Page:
Hotel Giant 2

Written by Joe Martin

February 8, 2009 | 08:34

Tags: #casual #hotel #strategy #theme-hospital

Companies: #nobilis

Hotel Giant 2

Publisher: Nobilis
Platform: PC exclusive
UK Price (as reviewed): £9.99 (inc. VAT)
US Price (as reviewed): $42.99 (ex. Tax)

There are plenty of business empire building games out there – Theme this, Sim that and so on. If we had a nickel for every Tycoon game that had crossed our desk then we’d take them all to the bank and get them exchanged into real money – the type with pictures of the Queen on and a worth lower than a Olympic-level limbo bar.

Attempting to stand out in this hugely crowded and mostly unremarkable genre then is Hotel Giant 2, the sequel to the million selling Hotel Giant. It boasts that aspiring Donald Trumps can practice the art of hotel management, taking their hotels from seedy motels used for little more than shady drug deals, right up to palatial skyscrapers in the centre of Paris.

To an extent the game succeeds at this too, letting players micromanage almost every single area of their hotel. You design the rooms, hire the staff (some of them anyway), commission the advertising and choose the city where you want to build your empire. The only thing you can’t do is change the sheets, but if you really think of that aspect of the biz as entertainment then you don’t need Hotel Giant 2 as much as some Freudian analysis and rubber gloves.

Hotel Giant 2

Unfortunately though, there’s a split in the way the game has structured itself. Maybe two or three splits, in fact, because Hotel Giant 2 doesn't seem to settle on a target audience very well. On the one hand Hotel Giant 2 tries to be as realistic and micromanaging as possible by putting the focus on individual customers rather than the larger picture. At the same time though, the difficulty of all this is undermined by giving players access to cheat cards to get them out of tricky spots and unlockable furniture.

Hotel Giant 2 tries to be hardcore with one hand, but casual and forgiving with the other and it doesn’t accomplish it with the elegance of other games in that mould, like Prince of Persia. The result is that casual players will just spam the cheat card system, while hardcore players will be pressed harder than an apple in a cider press if they try to continue without them, which damages the game for both parties.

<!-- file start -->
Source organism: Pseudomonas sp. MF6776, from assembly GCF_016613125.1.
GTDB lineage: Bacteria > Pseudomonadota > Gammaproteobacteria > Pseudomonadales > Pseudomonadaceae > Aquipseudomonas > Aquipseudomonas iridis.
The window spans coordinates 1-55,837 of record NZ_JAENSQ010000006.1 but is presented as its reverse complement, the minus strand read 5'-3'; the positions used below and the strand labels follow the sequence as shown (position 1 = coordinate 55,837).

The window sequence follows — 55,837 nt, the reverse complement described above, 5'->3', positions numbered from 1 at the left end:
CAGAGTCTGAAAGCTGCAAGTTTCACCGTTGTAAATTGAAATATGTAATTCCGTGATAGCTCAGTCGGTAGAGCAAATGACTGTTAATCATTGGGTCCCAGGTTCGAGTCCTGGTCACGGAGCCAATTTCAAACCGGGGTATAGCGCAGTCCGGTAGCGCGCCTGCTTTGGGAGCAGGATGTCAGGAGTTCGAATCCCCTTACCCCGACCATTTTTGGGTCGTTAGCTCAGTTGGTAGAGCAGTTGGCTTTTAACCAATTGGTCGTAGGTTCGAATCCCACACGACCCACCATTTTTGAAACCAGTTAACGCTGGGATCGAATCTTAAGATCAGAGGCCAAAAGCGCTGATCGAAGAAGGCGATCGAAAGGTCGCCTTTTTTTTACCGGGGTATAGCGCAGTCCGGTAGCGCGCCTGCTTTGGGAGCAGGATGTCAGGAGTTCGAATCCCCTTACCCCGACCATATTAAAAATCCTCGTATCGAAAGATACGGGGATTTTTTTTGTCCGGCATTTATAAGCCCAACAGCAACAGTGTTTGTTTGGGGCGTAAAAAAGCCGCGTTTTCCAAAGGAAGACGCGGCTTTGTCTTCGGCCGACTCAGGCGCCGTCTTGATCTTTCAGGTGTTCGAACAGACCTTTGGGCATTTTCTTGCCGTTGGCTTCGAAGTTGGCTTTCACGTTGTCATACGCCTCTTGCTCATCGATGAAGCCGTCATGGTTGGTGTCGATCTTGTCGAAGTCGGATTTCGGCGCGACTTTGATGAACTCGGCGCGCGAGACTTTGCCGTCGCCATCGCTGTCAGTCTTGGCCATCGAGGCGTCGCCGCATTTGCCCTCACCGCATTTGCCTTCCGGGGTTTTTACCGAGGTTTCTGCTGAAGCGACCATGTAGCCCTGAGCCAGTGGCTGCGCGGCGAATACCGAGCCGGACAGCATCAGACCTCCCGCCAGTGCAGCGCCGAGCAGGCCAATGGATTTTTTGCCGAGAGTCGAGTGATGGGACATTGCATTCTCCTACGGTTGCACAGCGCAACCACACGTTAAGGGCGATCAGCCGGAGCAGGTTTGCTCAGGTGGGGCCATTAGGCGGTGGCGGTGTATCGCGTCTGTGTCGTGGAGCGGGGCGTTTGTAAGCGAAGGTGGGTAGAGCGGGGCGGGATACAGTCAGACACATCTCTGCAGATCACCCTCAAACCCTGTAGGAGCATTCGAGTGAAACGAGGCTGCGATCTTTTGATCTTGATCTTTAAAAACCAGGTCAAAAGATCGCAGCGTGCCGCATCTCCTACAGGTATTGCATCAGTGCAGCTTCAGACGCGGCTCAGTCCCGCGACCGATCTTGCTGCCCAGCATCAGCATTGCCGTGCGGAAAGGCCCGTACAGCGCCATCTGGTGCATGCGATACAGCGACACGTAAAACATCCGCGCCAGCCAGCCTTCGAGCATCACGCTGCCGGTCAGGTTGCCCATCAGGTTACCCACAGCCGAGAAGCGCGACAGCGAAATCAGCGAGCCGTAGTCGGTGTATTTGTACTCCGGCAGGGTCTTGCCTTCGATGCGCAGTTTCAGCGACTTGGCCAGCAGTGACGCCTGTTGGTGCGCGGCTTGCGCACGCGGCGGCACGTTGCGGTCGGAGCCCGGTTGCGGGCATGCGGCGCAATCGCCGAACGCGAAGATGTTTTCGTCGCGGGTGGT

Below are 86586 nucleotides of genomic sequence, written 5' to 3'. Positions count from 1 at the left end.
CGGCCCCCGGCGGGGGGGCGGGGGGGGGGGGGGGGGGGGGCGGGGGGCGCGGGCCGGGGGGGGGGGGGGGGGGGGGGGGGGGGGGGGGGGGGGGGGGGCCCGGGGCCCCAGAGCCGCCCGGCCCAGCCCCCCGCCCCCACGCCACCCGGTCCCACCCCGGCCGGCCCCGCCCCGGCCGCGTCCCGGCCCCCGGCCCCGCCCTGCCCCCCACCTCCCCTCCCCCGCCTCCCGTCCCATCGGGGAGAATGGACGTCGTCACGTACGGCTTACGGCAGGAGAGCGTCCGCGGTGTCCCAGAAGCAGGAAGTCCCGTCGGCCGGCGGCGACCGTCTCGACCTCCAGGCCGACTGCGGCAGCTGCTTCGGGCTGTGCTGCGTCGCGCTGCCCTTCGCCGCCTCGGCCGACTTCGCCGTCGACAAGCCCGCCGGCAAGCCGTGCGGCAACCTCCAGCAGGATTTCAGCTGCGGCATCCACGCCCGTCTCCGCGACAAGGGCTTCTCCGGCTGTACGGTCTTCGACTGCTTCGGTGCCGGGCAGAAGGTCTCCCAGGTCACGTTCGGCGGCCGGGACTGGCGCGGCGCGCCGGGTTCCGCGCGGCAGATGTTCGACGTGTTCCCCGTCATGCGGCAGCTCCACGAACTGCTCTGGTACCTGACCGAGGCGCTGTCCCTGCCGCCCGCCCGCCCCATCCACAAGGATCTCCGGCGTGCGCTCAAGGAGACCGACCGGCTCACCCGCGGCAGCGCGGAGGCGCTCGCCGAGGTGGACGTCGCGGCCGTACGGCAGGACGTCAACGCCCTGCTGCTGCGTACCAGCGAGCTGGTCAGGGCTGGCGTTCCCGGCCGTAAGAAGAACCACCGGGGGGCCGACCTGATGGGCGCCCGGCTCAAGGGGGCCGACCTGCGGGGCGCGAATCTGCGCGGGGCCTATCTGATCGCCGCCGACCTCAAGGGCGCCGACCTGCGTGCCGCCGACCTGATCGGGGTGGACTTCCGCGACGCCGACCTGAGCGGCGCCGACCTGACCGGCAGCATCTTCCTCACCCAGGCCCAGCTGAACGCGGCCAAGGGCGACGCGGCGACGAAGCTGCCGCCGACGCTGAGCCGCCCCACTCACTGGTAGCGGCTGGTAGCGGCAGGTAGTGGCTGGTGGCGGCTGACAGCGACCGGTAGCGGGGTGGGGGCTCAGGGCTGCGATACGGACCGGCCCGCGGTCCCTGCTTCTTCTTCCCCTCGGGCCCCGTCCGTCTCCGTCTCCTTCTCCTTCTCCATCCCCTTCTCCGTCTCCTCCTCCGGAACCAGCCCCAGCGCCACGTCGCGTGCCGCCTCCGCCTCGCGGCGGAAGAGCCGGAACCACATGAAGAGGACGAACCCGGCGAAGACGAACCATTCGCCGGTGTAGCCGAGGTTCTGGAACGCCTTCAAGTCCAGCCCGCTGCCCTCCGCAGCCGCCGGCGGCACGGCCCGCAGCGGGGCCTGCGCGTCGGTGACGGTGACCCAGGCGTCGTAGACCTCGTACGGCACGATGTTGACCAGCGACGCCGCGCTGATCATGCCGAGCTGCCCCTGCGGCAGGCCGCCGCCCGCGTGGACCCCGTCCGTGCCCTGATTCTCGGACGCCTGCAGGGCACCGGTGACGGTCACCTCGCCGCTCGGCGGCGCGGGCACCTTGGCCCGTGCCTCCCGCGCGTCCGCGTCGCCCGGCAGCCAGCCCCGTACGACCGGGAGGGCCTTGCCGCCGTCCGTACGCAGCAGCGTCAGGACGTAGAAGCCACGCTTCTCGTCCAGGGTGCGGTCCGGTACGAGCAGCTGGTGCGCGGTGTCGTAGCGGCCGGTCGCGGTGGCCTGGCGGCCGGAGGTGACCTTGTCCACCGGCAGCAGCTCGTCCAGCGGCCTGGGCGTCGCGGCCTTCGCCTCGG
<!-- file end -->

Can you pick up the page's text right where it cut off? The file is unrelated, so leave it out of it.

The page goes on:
Ignoring some of the more casual aspects of the design for a moment though, Hotel Giant 2 does offer a lot of customisation and management options for players. Starting off with a basic multi-floor shell in the standard game modes, players have to quickly assemble a skeleton of a hotel – rooms, reception, bathrooms and so on.

Hotel Giant 2

At the start of the game you have to rely on just a tiny trickle of customers, but as the money rolls in you can quickly steamroll your development and the game soon opens up more and more, letting you build facilities like saunas, beauty parlours and other super-masculine things. In the later stages your unbelievably expensive hotel is more like a microcosmic city than an actual place of lodging; it'll have libraries, restaurants and more spare room than the inside of Paris Hilton's head.

The actual process of designing each of your rooms individually can be hugely repetitive obviously since you’ve got to design twenty of them per floor, but Hotel Giant 2’s got a handy cloning feature to help take the tedium out of this if you want. It’s easy to build a basic template room and then hurry onto the other areas that require your attention, such as adjusting the staff salaries and upgrading the information terminals in the lobby. You've constantly got to chase customer expectations and ensure their individual needs are met.

In fact, this approach of removing the boring aspects of the game are applied to large swathes of the game – you don’t need to hire a receptionist every time you embiggen your entrance for example, fashionably shaggy-haired men in suits come free with every receptionist’s desk you buy!

Likewise, switching the décor of your rooms is done with just few button presses, though the unfortunate side effect is that these early aspects of the game feel massively uninvolved and shallow as a result of this streamlining.
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